The government also plans to introduce proportionate penalties for those who make a single honest mistake, and much heavier penalties, up to £3,000 per tenant, for rogue landlords who repeatedly and deliberately break the law.
Immigration Minister Mark Harper said:
There is no doubt that immigrants have helped make Britain a richer and stronger society, but we must be wary of uncontrolled immigration, which can cause a range of problems for the UK.
This is exactly why we want to introduce penalties for landlords who let property to those with no right to be here. We believe these proposals will hit rogue landlords where it hurts – their pockets.
At the same time, we do not want to disadvantage legitimate landlords and have devised a system which is effective, while light-touch. This will make it tough for illegal immigrants to rent property, but just as importantly, will allow the government to take tough action against rogue landlords who exploit vulnerable migrants.
The changes proposed under this consultation will also:
Benefit communities blighted by unlawful structures, known as ‘beds in sheds’, and overcrowded houses that can bring social problems and costs to local communities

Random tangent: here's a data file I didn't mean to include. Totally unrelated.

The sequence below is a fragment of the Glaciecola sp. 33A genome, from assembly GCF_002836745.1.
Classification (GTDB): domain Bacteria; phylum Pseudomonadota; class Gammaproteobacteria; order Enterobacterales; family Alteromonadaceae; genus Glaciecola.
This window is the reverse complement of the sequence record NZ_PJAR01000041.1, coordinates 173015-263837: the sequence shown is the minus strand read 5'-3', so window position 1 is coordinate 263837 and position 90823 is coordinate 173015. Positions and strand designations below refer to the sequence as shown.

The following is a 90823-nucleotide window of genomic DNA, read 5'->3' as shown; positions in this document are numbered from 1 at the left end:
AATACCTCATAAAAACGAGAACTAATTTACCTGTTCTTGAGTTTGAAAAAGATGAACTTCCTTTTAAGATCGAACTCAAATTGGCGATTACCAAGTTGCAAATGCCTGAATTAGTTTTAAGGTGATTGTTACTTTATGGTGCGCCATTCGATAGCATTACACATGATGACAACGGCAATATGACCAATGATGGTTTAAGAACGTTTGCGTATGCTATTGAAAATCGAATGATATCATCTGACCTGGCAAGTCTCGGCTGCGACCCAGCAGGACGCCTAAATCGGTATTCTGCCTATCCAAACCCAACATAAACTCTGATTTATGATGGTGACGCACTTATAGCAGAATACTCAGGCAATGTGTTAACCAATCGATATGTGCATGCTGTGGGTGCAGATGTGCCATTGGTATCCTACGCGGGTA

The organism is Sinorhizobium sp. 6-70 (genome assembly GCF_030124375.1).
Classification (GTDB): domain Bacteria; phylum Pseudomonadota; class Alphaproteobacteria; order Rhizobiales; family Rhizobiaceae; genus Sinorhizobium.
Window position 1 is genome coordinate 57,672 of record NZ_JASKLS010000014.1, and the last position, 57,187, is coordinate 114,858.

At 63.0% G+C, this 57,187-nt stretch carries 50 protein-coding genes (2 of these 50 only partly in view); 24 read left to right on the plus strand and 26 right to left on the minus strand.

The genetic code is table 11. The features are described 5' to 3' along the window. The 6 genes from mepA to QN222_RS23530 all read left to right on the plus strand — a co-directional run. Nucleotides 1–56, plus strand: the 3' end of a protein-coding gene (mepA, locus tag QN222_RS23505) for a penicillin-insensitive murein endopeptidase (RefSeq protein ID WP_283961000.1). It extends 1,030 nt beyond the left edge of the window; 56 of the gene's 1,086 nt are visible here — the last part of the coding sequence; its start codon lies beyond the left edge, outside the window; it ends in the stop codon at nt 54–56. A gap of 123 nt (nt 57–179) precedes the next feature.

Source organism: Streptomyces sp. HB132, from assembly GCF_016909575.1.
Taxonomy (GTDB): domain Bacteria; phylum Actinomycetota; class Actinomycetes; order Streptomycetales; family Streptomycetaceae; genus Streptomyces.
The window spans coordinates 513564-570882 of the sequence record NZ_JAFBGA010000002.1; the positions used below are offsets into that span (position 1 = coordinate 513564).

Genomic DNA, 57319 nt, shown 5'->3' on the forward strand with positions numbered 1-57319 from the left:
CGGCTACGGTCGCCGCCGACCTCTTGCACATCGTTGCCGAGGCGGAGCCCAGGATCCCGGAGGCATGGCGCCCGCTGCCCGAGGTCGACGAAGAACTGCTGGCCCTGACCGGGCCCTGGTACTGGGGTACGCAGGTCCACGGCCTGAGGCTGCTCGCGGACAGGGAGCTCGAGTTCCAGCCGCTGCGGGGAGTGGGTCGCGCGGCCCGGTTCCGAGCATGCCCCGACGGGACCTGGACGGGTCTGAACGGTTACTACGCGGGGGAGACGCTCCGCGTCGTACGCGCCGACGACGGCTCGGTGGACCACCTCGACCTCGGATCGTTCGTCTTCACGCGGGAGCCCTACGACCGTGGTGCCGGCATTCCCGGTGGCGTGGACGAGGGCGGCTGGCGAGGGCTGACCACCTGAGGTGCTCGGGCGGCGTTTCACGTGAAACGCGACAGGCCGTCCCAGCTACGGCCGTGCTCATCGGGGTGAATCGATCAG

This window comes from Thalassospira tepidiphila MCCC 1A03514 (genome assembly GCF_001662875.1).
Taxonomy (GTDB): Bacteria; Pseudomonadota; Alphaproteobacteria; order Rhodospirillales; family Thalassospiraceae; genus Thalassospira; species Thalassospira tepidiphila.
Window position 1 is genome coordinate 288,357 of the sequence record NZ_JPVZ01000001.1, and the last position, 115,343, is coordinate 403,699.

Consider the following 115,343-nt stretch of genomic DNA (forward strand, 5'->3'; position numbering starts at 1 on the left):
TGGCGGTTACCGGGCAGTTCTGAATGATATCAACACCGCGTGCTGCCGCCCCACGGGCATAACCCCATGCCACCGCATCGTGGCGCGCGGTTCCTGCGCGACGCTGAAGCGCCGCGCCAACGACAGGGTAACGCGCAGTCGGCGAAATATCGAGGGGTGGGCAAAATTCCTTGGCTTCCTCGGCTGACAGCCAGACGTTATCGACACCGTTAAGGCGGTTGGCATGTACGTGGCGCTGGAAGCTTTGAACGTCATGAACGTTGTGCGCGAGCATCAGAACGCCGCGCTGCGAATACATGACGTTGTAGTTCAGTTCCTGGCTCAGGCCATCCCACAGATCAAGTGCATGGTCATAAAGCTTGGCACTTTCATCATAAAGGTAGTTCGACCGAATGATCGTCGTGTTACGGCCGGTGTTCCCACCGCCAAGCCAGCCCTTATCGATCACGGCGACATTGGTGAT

Be modelled closely on existing controls for the employment of illegal workers, which are well established and have operated successfully for the last five years.
Ahead of the consultation launch, the Immigration Minister accompanied Home Office Enforcement Officers on early morning enforcement raids across three suspected so-called ‘beds in sheds’ properties in Hayes.
The Hayes raids, organised in conjunction with Hillingdon Council, led to the arrest of two men – one Indian male who had overstayed a work visa and a failed asylum seeker who had absconded. A further raid on a residential address in Southall led to the arrest of five Pakistani nationals for overstaying offences.
Immigration Minister Mark Harper added:
These raids serve to highlight exactly the sort of conditions that many illegal migrants are forced to live in on a daily basis.
Many of these properties are barely habitable, which is exactly why we must be able to take firmer action against those who persist in abusing the immigration system for their own profit.
This consultation, which will run until 21 August 2013, is being launched alongside another Home Office consultation to prevent illegal migrants from renting privately.
In addition, The Department of Health has launched a consultation into how the NHS can improve their ability to claim back money and enforce charges for care in hospitals and primary care from European and non European visitors. They’ve also launched an independent audit to investigate how migrants use the NHS - and the true cost and impact they have.